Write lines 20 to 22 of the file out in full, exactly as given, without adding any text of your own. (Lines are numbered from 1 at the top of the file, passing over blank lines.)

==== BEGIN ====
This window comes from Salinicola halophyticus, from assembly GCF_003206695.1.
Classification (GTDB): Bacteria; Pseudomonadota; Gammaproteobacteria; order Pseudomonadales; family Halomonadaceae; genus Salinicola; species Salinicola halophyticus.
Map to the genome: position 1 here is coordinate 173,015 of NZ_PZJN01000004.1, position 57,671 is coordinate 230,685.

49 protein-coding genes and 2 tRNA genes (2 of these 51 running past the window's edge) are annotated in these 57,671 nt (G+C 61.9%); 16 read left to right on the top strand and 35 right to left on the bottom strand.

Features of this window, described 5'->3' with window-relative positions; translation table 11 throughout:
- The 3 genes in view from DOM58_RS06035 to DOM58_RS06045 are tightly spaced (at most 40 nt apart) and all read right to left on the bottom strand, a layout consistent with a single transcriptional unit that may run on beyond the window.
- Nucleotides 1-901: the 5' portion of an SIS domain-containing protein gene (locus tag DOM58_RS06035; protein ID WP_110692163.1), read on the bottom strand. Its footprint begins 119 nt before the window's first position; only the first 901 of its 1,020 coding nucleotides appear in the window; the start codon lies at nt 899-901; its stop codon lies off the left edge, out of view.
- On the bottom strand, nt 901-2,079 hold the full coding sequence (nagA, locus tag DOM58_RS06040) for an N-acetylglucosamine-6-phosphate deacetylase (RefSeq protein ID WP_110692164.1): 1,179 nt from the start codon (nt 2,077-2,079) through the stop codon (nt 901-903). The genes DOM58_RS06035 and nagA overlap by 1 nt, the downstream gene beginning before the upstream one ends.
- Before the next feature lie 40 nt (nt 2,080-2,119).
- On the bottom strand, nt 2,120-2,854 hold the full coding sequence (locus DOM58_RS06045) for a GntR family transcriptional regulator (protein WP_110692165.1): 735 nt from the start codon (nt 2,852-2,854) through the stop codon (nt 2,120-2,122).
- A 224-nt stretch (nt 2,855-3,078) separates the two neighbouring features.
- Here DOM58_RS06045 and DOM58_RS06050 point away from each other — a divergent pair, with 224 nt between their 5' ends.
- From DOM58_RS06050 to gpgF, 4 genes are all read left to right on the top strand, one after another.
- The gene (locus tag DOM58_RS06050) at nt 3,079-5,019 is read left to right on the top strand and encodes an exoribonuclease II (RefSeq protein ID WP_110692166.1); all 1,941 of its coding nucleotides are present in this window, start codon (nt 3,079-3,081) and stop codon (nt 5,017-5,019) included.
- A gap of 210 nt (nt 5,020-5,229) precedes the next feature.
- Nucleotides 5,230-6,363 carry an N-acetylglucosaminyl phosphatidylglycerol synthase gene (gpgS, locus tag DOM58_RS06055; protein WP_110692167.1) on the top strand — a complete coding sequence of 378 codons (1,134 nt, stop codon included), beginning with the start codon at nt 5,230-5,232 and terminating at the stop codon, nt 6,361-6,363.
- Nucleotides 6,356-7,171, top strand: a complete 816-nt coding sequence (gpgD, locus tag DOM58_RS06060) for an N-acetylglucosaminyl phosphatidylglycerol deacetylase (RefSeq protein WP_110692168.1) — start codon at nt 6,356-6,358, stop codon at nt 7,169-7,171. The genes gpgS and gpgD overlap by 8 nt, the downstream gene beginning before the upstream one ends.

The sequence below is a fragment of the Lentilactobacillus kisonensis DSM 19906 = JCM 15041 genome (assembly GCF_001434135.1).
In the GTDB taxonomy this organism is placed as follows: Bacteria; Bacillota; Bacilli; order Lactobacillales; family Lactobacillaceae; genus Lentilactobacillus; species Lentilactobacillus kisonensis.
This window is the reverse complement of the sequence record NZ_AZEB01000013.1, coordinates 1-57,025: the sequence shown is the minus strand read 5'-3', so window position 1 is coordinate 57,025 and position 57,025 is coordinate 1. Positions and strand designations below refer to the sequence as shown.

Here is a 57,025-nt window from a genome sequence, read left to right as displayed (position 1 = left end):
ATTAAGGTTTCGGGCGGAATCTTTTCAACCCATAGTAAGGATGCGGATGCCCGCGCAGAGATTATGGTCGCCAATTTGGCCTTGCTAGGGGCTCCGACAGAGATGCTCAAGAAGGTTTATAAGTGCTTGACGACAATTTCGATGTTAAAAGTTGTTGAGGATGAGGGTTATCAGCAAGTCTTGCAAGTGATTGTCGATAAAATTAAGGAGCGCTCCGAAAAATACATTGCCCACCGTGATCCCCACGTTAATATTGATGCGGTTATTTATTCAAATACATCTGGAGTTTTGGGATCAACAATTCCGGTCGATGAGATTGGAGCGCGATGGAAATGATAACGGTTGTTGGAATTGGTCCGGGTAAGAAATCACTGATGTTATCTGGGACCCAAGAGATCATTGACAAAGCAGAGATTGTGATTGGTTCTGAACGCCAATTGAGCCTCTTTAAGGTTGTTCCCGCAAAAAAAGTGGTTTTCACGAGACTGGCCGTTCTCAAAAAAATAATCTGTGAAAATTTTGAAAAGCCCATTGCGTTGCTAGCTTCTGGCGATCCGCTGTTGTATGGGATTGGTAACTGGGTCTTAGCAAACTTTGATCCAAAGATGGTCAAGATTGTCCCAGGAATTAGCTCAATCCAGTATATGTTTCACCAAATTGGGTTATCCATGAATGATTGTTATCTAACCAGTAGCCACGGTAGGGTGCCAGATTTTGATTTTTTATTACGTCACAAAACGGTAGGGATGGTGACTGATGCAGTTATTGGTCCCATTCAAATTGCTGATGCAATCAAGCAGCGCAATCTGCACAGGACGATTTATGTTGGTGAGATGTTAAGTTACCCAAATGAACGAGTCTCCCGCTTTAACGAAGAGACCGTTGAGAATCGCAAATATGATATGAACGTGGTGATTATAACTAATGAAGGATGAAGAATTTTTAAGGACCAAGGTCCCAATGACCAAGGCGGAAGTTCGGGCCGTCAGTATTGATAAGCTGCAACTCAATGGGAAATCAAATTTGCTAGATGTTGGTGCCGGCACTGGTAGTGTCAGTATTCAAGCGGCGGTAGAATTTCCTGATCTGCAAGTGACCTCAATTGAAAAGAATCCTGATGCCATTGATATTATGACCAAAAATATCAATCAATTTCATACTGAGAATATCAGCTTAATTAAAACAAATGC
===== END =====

This window is the reverse complement of the sequence record NZ_AZEB01000013.1, coordinates 1-57,025: the sequence shown is the minus strand read 5'-3', so window position 1 is coordinate 57,025 and position 57,025 is coordinate 1. Positions and strand designations below refer to the sequence as shown.

Here is a 57,025-nt window from a genome sequence, read left to right as displayed (position 1 = left end):
ATTAAGGTTTCGGGCGGAATCTTTTCAACCCATAGTAAGGATGCGGATGCCCGCGCAGAGATTATGGTCGCCAATTTGGCCTTGCTAGGGGCTCCGACAGAGATGCTCAAGAAGGTTTATAAGTGCTTGACGACAATTTCGATGTTAAAAGTTGTTGAGGATGAGGGTTATCAGCAAGTCTTGCAAGTGATTGTCGATAAAATTAAGGAGCGCTCCGAAAAATACATTGCCCACCGTGATCCCCACGTTAATATTGATGCGGTTATTTATTCAAATACATCTGGAGTTTTGGGATCAACAATTCCGGTCGATGAGATTGGAGCGCGATGGAAATGATAACGGTTGTTGGAATTGGTCCGGGTAAGAAATCACTGATGTTATCTGGGACCCAAGAGATCATTGACAAAGCAGAGATTGTGATTGGTTCTGAACGCCAATTGAGCCTCTTTAAGGTTGTTCCCGCAAAAAAAGTGGTTTTCACGAGACTGGCCGTTCTCAAAAAAATAATCTGTGAAAATTTTGAAAAGCCCATTGCGTTGCTAGCTTCTGGCGATCCGCTGTTGTATGGGATTGGTAACTGGGTCTTAGCAAACTTTGATCCAAAGATGGTCAAGATTGTCCCAGGAATTAGCTCAATCCAGTATATGTTTCACCAAATTGGGTTATCCATGAATGATTGTTATCTAACCAGTAGCCACGGTAGGGTGCCAGATTTTGATTTTTTATTACGTCACAAAACGGTAGGGATGGTGACTGATGCAGTTATTGGTCCCATTCAAATTGCTGATGCAATCAAGCAGCGCAATCTGCACAGGACGATTTATGTTGGTGAGATGTTAAGTTACCCAAATGAACGAGTCTCCCGCTTTAACGAAGAGACCGTTGAGAATCGCAAATATGATATGAACGTGGTGATTATAACTAATGAAGGATGAAGAATTTTTAAGGACCAAGGTCCCAATGACCAAGGCGGAAGTTCGGGCCGTCAGTATTGATAAGCTGCAACTCAATGGGAAATCAAATTTGCTAGATGTTGGTGCCGGCACTGGTAGTGTCAGTATTCAAGCGGCGGTAGAATTTCCTGATCTGCAAGTGACCTCAATTGAAAAGAATCCTGATGCCATTGATATTATGACCAAAAATATCAATCAATTTCATACTGAGAATATCAGCTTAATTAAAACAAATGC